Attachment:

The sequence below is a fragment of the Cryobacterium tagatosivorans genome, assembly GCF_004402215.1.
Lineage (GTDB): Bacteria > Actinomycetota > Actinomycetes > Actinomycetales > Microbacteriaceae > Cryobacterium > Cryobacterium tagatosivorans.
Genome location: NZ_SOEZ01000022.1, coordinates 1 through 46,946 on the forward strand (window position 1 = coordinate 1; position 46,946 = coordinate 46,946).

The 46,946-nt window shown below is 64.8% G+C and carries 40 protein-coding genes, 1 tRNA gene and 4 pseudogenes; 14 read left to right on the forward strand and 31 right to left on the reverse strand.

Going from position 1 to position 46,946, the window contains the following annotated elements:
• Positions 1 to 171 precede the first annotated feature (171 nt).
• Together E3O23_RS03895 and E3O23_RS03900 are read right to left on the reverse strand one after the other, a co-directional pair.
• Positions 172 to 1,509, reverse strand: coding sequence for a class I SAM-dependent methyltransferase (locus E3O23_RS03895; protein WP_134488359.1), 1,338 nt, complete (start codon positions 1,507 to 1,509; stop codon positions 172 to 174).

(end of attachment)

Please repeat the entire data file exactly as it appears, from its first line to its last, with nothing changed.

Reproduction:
The sequence below is a fragment of the Cryobacterium tagatosivorans genome, assembly GCF_004402215.1.
Lineage (GTDB): Bacteria > Actinomycetota > Actinomycetes > Actinomycetales > Microbacteriaceae > Cryobacterium > Cryobacterium tagatosivorans.
Genome location: NZ_SOEZ01000022.1, coordinates 1 through 46,946 on the forward strand (window position 1 = coordinate 1; position 46,946 = coordinate 46,946).

The 46,946-nt window shown below is 64.8% G+C and carries 40 protein-coding genes, 1 tRNA gene and 4 pseudogenes; 14 read left to right on the forward strand and 31 right to left on the reverse strand.

Going from position 1 to position 46,946, the window contains the following annotated elements:
• Positions 1 to 171 precede the first annotated feature (171 nt).
• Together E3O23_RS03895 and E3O23_RS03900 are read right to left on the reverse strand one after the other, a co-directional pair.
• Positions 172 to 1,509, reverse strand: coding sequence for a class I SAM-dependent methyltransferase (locus E3O23_RS03895; protein WP_134488359.1), 1,338 nt, complete (start codon positions 1,507 to 1,509; stop codon positions 172 to 174).